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A history of Shriners Hospitals for Children — Salt Lake City

A history of Shriners Hospitals for Children — Salt Lake City

Like many organizations founded on the precipice of the Great Depression, Shriners Hospitals for Children — Salt Lake City has a deep and inspiring history. One of its greatest foundations is compassion, the cornerstone of the Shriners International fraternity. The fraternity opened its eighth “unit” on January 22, 1925. To meet the immediate need for specialty orthopaedic care in the Intermountain West, the Shriners leased 20 beds from St. Mark’s Hospital. This mobile unit provided care for children with a wide range of musculoskeletal conditions for more than two decades.

Because of an increased need for medical care, the group decided to construct a new hospital in 1945 to help continue the fraternity’s commitment to changing lives through orthopaedic expertise. President Harry S. Truman, himself a Shriner, signed the document deeding approximately seven acres of land from the Fort Douglas military reservation to the Shriners. The new 40-bed hospital opened in 1951 on the corner of Fairfax Road and Virginia Street, on the eastern foothills overlooking Salt Lake City. Upon opening, it was considered one of the finest children’s hospitals in the United States. The new structure contained two large wards (one for boys and one for girls), as well as a kitchen, schoolroom, therapy rooms, a sunroom, surgical facilities, living quarters for nurses and even an apartment on the top floor where the administrator lived.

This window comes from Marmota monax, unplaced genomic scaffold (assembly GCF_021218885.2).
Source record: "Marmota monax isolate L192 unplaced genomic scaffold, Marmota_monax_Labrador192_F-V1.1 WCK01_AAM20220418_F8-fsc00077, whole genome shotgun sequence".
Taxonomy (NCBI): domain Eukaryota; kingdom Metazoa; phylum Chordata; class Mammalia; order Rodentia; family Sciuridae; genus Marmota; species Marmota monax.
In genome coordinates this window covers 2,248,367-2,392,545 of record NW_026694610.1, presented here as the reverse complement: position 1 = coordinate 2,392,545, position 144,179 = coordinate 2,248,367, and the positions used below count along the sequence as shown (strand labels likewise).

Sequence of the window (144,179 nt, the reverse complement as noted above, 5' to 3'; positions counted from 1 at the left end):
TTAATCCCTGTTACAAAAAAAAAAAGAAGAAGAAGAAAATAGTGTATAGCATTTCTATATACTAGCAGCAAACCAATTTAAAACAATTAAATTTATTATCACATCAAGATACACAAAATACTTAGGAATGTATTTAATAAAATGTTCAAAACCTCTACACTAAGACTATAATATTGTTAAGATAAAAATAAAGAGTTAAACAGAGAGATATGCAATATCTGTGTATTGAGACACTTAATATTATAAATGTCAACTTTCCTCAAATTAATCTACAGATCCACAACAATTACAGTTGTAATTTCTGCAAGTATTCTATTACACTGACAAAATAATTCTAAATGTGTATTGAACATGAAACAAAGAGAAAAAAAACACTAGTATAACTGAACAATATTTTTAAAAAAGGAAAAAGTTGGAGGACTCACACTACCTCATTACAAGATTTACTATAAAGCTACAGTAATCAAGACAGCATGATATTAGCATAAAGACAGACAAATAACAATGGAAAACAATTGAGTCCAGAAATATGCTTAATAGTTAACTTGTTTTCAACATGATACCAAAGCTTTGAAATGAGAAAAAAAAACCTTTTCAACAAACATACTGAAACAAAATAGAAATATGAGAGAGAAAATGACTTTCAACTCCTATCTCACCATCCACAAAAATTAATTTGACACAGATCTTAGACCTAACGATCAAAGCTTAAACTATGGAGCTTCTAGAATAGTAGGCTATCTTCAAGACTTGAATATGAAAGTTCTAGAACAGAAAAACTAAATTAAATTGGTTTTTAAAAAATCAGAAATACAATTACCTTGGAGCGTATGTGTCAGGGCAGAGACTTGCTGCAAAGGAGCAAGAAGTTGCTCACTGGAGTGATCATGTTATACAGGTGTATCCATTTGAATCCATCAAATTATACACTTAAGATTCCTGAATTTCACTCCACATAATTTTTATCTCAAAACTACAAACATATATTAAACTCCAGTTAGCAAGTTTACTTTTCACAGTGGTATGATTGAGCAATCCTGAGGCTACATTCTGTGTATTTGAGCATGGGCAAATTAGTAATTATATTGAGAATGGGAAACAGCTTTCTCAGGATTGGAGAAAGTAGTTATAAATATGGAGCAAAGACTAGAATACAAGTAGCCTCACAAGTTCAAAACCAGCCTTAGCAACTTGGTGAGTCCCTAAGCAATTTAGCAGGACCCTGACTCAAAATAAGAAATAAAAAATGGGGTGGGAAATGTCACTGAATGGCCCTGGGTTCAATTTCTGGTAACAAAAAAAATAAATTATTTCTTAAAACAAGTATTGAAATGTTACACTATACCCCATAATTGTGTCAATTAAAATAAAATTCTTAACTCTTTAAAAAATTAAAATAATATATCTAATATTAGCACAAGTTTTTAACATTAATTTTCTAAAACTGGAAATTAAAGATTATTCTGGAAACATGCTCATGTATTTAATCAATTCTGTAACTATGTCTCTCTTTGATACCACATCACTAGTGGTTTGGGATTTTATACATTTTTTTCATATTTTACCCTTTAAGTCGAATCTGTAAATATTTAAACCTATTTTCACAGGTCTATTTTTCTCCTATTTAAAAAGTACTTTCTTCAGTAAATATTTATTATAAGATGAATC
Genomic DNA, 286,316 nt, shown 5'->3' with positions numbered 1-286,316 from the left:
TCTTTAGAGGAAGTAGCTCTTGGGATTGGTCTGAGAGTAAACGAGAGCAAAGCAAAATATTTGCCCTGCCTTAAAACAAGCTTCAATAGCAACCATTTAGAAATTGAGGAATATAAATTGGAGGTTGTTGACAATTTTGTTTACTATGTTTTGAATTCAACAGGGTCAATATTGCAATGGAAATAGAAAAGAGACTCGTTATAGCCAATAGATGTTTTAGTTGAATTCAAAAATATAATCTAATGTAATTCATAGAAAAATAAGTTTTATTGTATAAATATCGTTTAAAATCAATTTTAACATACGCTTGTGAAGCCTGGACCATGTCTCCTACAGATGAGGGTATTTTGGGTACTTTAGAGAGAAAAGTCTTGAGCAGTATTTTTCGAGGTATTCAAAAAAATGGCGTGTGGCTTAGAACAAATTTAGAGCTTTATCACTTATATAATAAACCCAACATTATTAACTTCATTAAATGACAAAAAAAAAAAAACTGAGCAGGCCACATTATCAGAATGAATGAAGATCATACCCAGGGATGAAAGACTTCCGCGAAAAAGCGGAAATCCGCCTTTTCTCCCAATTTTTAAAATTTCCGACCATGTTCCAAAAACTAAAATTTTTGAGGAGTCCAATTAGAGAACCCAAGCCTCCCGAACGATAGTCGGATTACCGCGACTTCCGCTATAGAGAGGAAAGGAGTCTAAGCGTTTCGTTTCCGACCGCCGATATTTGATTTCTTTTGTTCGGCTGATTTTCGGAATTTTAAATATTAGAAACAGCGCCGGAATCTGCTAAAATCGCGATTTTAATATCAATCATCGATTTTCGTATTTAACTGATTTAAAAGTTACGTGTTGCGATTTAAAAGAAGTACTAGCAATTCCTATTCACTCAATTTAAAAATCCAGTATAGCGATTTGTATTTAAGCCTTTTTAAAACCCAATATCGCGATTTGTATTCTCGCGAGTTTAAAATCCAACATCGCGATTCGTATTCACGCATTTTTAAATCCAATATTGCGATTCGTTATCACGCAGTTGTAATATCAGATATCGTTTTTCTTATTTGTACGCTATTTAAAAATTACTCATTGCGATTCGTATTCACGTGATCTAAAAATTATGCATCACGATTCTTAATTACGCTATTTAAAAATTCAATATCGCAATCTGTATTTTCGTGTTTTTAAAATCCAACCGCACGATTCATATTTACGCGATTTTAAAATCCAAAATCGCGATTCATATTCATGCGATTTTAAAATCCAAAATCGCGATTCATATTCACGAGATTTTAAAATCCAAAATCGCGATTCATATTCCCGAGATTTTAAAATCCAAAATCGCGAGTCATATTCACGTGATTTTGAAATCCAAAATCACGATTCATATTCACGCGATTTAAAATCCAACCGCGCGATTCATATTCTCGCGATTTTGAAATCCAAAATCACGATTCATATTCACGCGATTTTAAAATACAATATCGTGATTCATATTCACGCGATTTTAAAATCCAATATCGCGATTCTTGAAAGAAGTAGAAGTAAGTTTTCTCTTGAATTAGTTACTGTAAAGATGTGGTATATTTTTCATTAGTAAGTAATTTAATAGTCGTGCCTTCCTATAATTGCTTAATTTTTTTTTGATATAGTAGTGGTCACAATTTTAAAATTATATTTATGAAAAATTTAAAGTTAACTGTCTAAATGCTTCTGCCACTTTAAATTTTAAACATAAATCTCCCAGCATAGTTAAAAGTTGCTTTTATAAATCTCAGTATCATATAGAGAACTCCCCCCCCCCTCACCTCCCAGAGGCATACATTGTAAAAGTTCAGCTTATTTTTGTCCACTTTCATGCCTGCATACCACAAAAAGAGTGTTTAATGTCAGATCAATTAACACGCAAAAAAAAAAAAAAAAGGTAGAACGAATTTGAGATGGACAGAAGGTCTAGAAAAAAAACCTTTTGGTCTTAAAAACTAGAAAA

By the 1980s, an updated building was needed. The Shriners community considered moving to the campus of the nearby University of Utah, enlarging the current location or replacing it with a new hospital. Each option presented its challenges. The original land deed stated that if the hospital vacated the property, ownership would revert to Salt Lake City. Utah Senator Jake Garn pushed a bill through Congress amending the terms of the original land deed, allowing the Shriners to sell the property and use the profits to construct a new building. Ultimately, the team elected to demolish the 1951 hospital and construct a $33 million new hospital to the east of the site. The establishment opened in the fall of 1995 and included 22 semiprivate patient rooms, in-house prosthetics and orthotics, a hydrotherapy pool and therapy gym, a movement analysis laboratory, a 3,000-square-foot indoor play area, three operating rooms and four suites for parents.

Exemplifying Shriners’ time-honored and ongoing dedication to the cause of improving lives, the hospital has undergone subsequent improvements and renovations to accommodate an increasing number of children requiring both inpatient and outpatient care. While the location and look of Shriners Hospitals for Children — Salt Lake City has changed over the last 90 years, the commitment to caring for children has remained the same. This rich history of healing continues to inspire the current health care team, just as it did in 1925.

St Mark's Hospital in 1925Hospital in 1951